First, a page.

Libraries, Rumer Godden, and Ovid

I didn’t have time to read Rumer Godden’s  Gypsy, Gypsy.  After 30 pages, I regretfully put it away. Set in France, this charming novel focuses on Henrietta, a young woman who has been raised by Aunt Barbe, a Colette-like debauchee with “gentlemen” friends. Henrietta wistfully wants a simple life in the country but her warped aunt has other ideas. The book is a study in the contrast between simplicity and dissipation. Published in 1940, this does not seem to be one of  Godden’s better-written novels, but I do intend to finish it someday (if I can find it). I predict the end will be (1) marriage, and (2) a move to the country.

I was at the library to do research for an article which is not exactly scholarly but perhaps a bit esoteric. It wasn’t exactly boring—I enjoyed much of the reading—but then I found some lighter books in the stacks that I prefer. There was Gypsy, Gypsy, as well as Dear Dodie, a biography of Dodie Smith, and Dodie Smith’s Look Back with Gratitude, a volume of her autobiography.  Such a treat!

But there is much to do when you’re on a brief “research” trip. If you don’t do research, the trip is not justified, let alone deductible, and I’m not at all sure about the “deductible” part anyway. You look up articles in a not very orderly way, you drag a lot of books to a table, you take a lot of notes.… and then decide to change the focus of your article.  I was delighted by Sarah Lindheim’s  Mail and Female: Epistolary Narrative and Desire in Ovid’s Heroides.  And so I wondered, Should I mention the Heroides, though I’ve always considered these poems substandard? This book  had caught my eye  in the stacks, and is  unusually well-written.  Some scholarly stuff really is not.

I was also astonished by what I could access on my tablet.  Free access to articles from obscure journals!  What? You don’t have to go up in the dark stacks and find the right journal? Oh, wait, this article is by a former friend and who knew how smart she was! Well, you did know… still. And it turns out you can subscribe to a service online and access these journals. But so much more fun to go to a library and get it free.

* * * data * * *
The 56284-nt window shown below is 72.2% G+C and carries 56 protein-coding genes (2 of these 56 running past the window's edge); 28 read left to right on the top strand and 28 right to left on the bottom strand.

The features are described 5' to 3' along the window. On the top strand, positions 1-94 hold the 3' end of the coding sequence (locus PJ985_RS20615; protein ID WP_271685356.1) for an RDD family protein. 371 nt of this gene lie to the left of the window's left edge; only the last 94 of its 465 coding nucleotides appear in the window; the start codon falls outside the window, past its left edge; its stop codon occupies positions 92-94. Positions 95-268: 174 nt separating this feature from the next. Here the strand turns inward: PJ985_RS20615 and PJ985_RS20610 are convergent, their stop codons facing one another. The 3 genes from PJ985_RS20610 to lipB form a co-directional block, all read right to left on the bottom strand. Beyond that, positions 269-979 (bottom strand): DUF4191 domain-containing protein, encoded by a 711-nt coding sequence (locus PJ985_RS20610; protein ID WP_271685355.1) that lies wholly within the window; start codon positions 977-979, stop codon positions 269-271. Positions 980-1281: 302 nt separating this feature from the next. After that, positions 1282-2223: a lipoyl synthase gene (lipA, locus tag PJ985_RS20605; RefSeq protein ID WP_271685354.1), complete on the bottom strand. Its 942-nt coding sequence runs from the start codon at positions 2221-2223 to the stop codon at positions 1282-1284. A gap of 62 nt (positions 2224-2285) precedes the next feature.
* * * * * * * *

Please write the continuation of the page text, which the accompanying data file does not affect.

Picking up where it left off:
They try to make libraries “fun” these days.  The “fun” is on the first floor. There is a cafe, really more a market where you grab wrapped sandwiches and drinks. Then two TVs are on ALL THE TIME. I did not care for this concept. The sound was off, thank God.

The library IS a bit spooky at night. The lights are on a sensor system, so you walk miles in the stacks before the lights come on. I got the jitters one evening and got the hell out of there.  It’s a daytime place!

But then there are the books. Books and books and books, occupying four of the five floors, I think. Wouldn’t it be fun just to read at the library for a week?

The copy of Gypsy, Gypsy has that old-fashioned library binding. I like the feel of the cover and the library book smell. The dust jackets are not a part of a research library’s apparatus, even though the special library binding seems dead.

What is your favorite thing about the library?

2 thoughts on “Libraries, Rumer Godden, and Ovid”

  1. I like the smell of the stacks in the library, not so noticeable these days when many libraries have that ‘open plan’ design and have gotten rid of most of their old books. I dislike the intrusion of modern technology, but I understand that that’s what people want and expect now. I also like the feeling of being surrounded by all the books that can take me places without leaving the country or the 21st century, authors who can tell me what they thought or what happened to them during their lifetimes. I just love libraries, especially the older ones, like the one I volunteered at when I was a teenager. I’m fortunate to have a small room in my home that’s a dedicated library. I only have to walk into it to feel safe and calm.

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    1. I do love old library books! Yes, the “open plan” design is popular and I don’t mind it so long as theyl keep the books. It’s good we have our home libraries, though mine is not in a single room.

      On Fri, May 17, 2019 at 7:53 AM Thornfield Hall: A Book Blog wrote:

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